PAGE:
In a federal lawsuit, 60-year-old George Hyatt claims he was fired by an NBC News Washington bureau supervisor who he overheard talking about the need to get “young blood” into the station. The camera operator had reportedly been with the network since the beginning of Todd’s tenure at NBC.
In an interview with The Daily Caller, Hyatt described his former employer as “a sack full of lying weasels,” and added that he hopes Todd will speak out on his behalf. In an interview with theDC, however, the MSNBC host denied any knowledge of the lawsuit and remarked that Hyatt, as a cameraman, did not fall under his supervision.
Hyatt also told TVNewser that he “initially filed a complaint with the DC Office of Human Rights for age discrimination, after exhausting every effort to regain employment at a company I have devoted 30 plus years of my life,” but the case was dismissed.
TheDC reports on how NBC has attempted to dismiss the charges, claiming Hyatt was not the best of cameramen:
The motion by NBC to dismiss Hyatt’s lawsuit did not address its factual claims. But in response to a complaint that Hyatt filed before his lawsuit with the District of Columbia Human Rights Commission, NBC claimed he was fired for poor performance.
NBC also denied that a manager said he wanted to hire “young blood.”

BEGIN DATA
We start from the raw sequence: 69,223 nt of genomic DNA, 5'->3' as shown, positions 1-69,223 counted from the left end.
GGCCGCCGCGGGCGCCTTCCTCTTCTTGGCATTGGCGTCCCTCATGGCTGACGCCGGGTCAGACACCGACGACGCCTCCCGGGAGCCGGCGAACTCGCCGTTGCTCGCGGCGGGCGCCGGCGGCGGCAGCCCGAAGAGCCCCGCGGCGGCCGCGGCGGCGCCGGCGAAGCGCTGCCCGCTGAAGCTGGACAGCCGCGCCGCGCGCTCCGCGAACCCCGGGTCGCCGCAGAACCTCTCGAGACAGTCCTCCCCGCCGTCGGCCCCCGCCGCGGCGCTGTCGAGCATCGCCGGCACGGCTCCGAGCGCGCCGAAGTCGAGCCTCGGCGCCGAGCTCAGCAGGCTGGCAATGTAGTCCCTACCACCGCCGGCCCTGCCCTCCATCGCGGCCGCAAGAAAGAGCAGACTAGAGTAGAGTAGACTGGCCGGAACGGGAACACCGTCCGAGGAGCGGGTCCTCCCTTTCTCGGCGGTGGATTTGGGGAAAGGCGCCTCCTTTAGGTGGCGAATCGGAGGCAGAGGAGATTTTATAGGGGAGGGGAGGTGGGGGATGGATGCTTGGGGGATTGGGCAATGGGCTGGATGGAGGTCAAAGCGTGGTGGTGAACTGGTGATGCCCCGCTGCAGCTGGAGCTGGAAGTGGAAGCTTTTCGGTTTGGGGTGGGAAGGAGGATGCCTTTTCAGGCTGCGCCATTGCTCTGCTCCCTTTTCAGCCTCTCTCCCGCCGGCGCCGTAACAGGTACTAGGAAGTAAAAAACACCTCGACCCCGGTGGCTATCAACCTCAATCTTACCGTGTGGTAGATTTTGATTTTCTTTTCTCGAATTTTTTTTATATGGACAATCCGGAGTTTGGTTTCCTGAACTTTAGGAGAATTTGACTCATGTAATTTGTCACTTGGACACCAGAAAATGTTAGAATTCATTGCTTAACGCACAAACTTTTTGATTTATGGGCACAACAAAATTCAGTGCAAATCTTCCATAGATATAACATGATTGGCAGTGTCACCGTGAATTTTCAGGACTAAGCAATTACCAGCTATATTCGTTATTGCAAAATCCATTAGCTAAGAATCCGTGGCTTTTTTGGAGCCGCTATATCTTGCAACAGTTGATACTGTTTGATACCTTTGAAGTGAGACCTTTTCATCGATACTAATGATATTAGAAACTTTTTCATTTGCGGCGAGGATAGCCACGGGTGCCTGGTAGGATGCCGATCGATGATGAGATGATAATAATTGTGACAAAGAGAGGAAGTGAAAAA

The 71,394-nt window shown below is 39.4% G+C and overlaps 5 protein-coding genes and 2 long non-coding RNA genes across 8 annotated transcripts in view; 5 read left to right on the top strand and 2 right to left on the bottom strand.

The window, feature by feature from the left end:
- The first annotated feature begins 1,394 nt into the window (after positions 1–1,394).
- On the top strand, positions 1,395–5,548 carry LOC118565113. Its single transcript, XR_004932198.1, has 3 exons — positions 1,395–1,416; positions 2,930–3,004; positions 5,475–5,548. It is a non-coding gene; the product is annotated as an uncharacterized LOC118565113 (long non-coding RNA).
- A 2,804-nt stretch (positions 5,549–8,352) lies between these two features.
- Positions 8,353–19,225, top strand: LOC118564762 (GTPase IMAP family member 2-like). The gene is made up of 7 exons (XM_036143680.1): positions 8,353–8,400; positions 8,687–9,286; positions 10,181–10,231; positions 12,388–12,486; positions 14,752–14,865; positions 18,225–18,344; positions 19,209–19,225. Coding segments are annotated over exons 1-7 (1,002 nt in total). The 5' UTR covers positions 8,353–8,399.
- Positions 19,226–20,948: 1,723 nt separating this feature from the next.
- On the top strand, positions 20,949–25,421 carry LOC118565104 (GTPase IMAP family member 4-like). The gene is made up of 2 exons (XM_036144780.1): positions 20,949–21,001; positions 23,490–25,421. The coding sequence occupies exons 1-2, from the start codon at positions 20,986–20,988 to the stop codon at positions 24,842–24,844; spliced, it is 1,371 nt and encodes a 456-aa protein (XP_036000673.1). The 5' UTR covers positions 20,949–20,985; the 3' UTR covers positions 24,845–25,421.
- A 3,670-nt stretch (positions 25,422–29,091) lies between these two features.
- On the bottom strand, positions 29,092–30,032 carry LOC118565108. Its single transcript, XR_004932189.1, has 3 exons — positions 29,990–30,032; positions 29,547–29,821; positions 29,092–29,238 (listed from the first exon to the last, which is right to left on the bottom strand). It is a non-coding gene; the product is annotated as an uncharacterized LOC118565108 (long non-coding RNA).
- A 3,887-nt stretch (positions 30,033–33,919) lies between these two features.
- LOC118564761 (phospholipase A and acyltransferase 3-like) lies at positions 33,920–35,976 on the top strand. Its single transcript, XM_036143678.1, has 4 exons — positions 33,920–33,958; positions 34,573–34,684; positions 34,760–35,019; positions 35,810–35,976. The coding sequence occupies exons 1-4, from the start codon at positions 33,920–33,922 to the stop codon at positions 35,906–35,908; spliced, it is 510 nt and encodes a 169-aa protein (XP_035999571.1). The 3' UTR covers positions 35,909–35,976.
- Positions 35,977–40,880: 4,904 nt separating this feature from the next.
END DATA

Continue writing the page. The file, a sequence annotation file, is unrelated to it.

According to NBC, Hyatt did not follow directions properly throughout his tenure at the “Daily Rundown.” He is alleged to have frequently “over tweaked his shots,” a technical term for moving the camera off the subject. NBC said that the two mistakes that his lawsuit claimed were “minor” were actually “major.”
NBC said that on July 12, 2011 the camera suddenly started to “pan off” Chuck Todd when he was interviewing a guest. Hyatt did not immediately respond to shouted instructions from the director to correct the error. Producers started to yell at Hyatt and he finally fixed the shot, according to NBC.
The next day Hyatt “made the same mistake” and “allowed the camera to pan off the action.”
“NBC News does not discriminate on the basis of age in making employment decisions,” the network’s spokesperson said.
[Images via NBC News/Shutterstock]
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